The author, Niara van Gaalen, at the 2018 Hillside Festival during her summer internship with Alternatives Journal.
Like most students, I needed a job for the summer after high school. I was lucky enough to land an interview at Alternatives Journal, Canada’s national environmental media charity. I was happy because this seemed like a job that I could genuinely enjoy, especially because the 47-year old magazine understands, as do most youth, that climate change is the most pressing issue of our times.
The strange thing was that Marcia Ruby, who was interviewing me, kept saying that she thought she recognized me, although we were both certain that we had never officially met. Finally, she realised that she recognized me from the Kitchener market, where I used to busk during high school. In Kitchener-Waterloo, my hometown, the local politicians love to talk about how much the region is growing and changing, and is how we are set to become a mini-Toronto. But at times like my interview, one realises that Kitchener is still very much a small community, especially in the downtown area.
It’s nice to know that journalistic integrity actually exists, because as someone coming of age in the Trump era, I almost thought it was just a myth."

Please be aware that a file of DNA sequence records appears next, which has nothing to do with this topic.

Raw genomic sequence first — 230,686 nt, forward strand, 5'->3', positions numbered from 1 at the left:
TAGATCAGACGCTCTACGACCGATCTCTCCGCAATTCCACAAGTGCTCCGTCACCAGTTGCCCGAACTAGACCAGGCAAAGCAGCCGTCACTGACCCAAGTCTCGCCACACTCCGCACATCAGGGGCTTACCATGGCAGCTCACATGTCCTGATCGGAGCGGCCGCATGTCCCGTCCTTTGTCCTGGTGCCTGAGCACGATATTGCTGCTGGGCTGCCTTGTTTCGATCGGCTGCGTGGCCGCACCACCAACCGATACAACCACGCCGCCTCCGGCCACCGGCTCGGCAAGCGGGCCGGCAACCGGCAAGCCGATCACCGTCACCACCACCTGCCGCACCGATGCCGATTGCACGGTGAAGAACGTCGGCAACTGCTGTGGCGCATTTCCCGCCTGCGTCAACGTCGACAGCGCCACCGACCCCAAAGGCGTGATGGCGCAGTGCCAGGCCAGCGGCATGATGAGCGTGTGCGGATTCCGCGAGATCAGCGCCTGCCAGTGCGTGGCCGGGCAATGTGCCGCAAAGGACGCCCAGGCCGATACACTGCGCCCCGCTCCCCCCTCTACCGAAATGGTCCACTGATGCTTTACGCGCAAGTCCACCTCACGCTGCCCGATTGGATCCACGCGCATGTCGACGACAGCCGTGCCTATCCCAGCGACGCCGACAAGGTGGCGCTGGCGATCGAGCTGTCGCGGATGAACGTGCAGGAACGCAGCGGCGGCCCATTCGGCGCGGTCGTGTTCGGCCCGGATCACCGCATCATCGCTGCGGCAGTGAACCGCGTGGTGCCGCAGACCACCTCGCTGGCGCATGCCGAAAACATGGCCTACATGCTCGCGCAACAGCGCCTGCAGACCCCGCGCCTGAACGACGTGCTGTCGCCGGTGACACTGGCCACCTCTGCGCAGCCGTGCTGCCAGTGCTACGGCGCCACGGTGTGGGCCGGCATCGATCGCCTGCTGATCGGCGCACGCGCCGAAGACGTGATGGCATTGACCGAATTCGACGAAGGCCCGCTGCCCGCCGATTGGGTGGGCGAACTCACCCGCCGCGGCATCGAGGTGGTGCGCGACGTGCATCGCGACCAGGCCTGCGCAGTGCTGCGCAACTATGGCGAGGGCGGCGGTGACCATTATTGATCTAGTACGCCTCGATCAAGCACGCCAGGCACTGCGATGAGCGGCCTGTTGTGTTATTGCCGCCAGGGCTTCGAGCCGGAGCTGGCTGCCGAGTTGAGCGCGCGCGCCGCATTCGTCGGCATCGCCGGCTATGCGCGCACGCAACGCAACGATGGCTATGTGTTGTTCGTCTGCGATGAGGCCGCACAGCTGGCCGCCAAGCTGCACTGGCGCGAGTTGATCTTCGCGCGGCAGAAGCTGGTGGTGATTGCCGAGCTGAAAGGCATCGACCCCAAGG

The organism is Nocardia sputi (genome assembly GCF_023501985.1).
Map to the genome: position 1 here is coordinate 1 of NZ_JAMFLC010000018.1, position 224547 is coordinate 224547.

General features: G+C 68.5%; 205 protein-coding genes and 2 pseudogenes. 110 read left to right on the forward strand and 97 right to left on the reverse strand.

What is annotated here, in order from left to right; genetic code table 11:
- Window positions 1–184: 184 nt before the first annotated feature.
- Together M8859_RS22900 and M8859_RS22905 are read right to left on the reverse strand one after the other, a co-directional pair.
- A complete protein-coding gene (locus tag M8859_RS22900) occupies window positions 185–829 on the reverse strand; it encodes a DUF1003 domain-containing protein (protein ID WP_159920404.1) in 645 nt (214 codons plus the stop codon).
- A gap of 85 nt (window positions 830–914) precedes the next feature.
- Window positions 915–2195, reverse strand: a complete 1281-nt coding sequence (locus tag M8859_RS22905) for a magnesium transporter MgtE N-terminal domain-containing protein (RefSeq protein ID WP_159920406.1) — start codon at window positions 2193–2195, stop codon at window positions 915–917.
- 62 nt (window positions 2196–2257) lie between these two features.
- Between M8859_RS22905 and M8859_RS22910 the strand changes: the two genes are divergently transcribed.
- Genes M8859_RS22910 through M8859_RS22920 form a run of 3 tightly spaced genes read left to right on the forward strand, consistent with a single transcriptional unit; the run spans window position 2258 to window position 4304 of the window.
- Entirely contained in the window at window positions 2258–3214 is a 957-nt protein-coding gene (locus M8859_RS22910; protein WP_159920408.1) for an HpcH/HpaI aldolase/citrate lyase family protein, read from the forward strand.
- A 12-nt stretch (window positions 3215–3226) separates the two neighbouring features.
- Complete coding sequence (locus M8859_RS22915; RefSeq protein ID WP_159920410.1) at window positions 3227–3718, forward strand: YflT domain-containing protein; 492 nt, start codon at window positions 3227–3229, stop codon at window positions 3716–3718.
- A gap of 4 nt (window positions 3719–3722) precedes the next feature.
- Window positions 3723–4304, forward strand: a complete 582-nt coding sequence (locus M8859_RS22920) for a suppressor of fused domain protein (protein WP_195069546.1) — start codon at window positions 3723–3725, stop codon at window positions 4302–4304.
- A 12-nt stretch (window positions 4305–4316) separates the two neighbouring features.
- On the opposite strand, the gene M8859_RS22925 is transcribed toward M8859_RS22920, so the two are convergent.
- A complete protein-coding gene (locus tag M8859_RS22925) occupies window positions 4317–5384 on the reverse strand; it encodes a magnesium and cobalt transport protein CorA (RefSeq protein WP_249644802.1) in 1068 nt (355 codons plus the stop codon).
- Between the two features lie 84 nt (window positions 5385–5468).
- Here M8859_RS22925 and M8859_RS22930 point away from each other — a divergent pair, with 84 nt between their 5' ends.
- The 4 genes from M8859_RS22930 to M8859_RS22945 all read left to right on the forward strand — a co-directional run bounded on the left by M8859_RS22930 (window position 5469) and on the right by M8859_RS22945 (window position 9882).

I was offered the position of Web Intern, which I accepted immediately, and I started the following week. Now, three weeks later, I have already learned a lot about how a non-profit organisation like A\J runs, and about journalism and journalistic integrity. It’s nice to know that journalistic integrity actually exists, because as someone coming of age in the Trump era, I almost thought it was just a myth. It feels very good to be fact-checking an article or blogpost, knowing that we are doing our best to provide accurate and factual information. Although social media and the internet have changed the face of journalism, there is, more than ever, a real need for clear and factual information. That is especially so when it relates to the environment, a topic and an issue that is muddled with opinions and uncertainty.
I am also realising that there is a great need for jobs in which people feel that their skills and contributions matter, and where they are trusted to work hard and perform to the best of their abilities. Next year, when I head to the University of Waterloo to study the discipline of architecture, I will be enrolled in the co-op program. The University of Waterloo, Conestoga College, and most local high schools offer co-op as part of their education. Sometimes I wonder if Waterloo Region is one of the last places where it is possible to get quality work experience at a young age. Perhaps it is this faith in the abilities of their employees that drives the start-up culture of the region.
Sometimes I wonder if Waterloo Region is one of the last places where it is possible to get quality work experience at a young age."
Of course, my job at A\J has been made possible in part by the Canadian Summer Job program. Although some have criticized the program for its employer eligibility requirements, as a non-partisan person, I do think that the basic intent of the program—to create jobs for youth—is a good one. The Canadian Summer Job program made a great first job possible for someone who has never been on a payroll. A\J needs interns, students need jobs, the government wants a low unemployment rate - it’s a win-win for everyone.
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